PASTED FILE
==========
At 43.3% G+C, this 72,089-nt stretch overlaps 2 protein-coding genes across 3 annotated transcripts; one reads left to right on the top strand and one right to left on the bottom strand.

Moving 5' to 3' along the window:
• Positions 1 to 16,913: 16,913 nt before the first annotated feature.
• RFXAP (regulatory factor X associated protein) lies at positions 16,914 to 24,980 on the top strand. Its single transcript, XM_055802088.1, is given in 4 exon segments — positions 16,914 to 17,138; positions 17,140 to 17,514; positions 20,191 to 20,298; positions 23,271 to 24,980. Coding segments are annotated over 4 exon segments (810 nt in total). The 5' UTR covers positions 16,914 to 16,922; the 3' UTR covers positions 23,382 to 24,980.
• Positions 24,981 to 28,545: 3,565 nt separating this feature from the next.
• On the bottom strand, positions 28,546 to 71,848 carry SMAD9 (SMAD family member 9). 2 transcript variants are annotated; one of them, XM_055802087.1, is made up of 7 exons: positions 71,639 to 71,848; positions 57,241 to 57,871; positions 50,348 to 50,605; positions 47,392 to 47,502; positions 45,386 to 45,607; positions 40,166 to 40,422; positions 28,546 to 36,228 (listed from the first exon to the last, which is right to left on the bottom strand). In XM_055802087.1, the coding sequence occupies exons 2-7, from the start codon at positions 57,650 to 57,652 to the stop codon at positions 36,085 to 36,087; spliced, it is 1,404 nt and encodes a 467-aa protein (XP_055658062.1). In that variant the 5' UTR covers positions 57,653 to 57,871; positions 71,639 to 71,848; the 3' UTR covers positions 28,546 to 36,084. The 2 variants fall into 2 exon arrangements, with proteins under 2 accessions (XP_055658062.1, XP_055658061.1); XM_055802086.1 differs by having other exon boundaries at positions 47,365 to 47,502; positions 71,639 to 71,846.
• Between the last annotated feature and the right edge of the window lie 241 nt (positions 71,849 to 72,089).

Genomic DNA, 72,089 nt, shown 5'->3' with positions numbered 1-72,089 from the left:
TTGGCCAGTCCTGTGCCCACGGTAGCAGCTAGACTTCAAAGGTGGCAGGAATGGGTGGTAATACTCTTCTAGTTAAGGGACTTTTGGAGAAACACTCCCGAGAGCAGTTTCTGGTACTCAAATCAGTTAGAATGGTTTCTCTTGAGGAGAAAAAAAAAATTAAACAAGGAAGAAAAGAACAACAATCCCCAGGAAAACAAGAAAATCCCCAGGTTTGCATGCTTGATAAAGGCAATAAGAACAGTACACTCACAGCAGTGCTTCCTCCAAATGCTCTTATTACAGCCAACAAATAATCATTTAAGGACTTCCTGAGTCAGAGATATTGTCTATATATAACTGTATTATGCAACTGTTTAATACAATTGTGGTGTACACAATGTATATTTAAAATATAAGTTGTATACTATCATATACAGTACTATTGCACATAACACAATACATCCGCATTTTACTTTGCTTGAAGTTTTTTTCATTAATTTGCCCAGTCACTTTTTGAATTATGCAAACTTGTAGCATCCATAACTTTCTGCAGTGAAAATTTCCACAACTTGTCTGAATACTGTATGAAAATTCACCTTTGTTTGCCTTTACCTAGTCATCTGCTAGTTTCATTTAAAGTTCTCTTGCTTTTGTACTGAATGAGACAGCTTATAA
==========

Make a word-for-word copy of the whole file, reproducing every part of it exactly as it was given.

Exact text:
At 43.3% G+C, this 72,089-nt stretch overlaps 2 protein-coding genes across 3 annotated transcripts; one reads left to right on the top strand and one right to left on the bottom strand.

Moving 5' to 3' along the window:
• Positions 1 to 16,913: 16,913 nt before the first annotated feature.
• RFXAP (regulatory factor X associated protein) lies at positions 16,914 to 24,980 on the top strand. Its single transcript, XM_055802088.1, is given in 4 exon segments — positions 16,914 to 17,138; positions 17,140 to 17,514; positions 20,191 to 20,298; positions 23,271 to 24,980. Coding segments are annotated over 4 exon segments (810 nt in total). The 5' UTR covers positions 16,914 to 16,922; the 3' UTR covers positions 23,382 to 24,980.
• Positions 24,981 to 28,545: 3,565 nt separating this feature from the next.
• On the bottom strand, positions 28,546 to 71,848 carry SMAD9 (SMAD family member 9). 2 transcript variants are annotated; one of them, XM_055802087.1, is made up of 7 exons: positions 71,639 to 71,848; positions 57,241 to 57,871; positions 50,348 to 50,605; positions 47,392 to 47,502; positions 45,386 to 45,607; positions 40,166 to 40,422; positions 28,546 to 36,228 (listed from the first exon to the last, which is right to left on the bottom strand). In XM_055802087.1, the coding sequence occupies exons 2-7, from the start codon at positions 57,650 to 57,652 to the stop codon at positions 36,085 to 36,087; spliced, it is 1,404 nt and encodes a 467-aa protein (XP_055658062.1). In that variant the 5' UTR covers positions 57,653 to 57,871; positions 71,639 to 71,848; the 3' UTR covers positions 28,546 to 36,084. The 2 variants fall into 2 exon arrangements, with proteins under 2 accessions (XP_055658062.1, XP_055658061.1); XM_055802086.1 differs by having other exon boundaries at positions 47,365 to 47,502; positions 71,639 to 71,846.
• Between the last annotated feature and the right edge of the window lie 241 nt (positions 71,849 to 72,089).

Genomic DNA, 72,089 nt, shown 5'->3' with positions numbered 1-72,089 from the left:
TTGGCCAGTCCTGTGCCCACGGTAGCAGCTAGACTTCAAAGGTGGCAGGAATGGGTGGTAATACTCTTCTAGTTAAGGGACTTTTGGAGAAACACTCCCGAGAGCAGTTTCTGGTACTCAAATCAGTTAGAATGGTTTCTCTTGAGGAGAAAAAAAAAATTAAACAAGGAAGAAAAGAACAACAATCCCCAGGAAAACAAGAAAATCCCCAGGTTTGCATGCTTGATAAAGGCAATAAGAACAGTACACTCACAGCAGTGCTTCCTCCAAATGCTCTTATTACAGCCAACAAATAATCATTTAAGGACTTCCTGAGTCAGAGATATTGTCTATATATAACTGTATTATGCAACTGTTTAATACAATTGTGGTGTACACAATGTATATTTAAAATATAAGTTGTATACTATCATATACAGTACTATTGCACATAACACAATACATCCGCATTTTACTTTGCTTGAAGTTTTTTTCATTAATTTGCCCAGTCACTTTTTGAATTATGCAAACTTGTAGCATCCATAACTTTCTGCAGTGAAAATTTCCACAACTTGTCTGAATACTGTATGAAAATTCACCTTTGTTTGCCTTTACCTAGTCATCTGCTAGTTTCATTTAAAGTTCTCTTGCTTTTGTACTGAATGAGACAGCTTATAA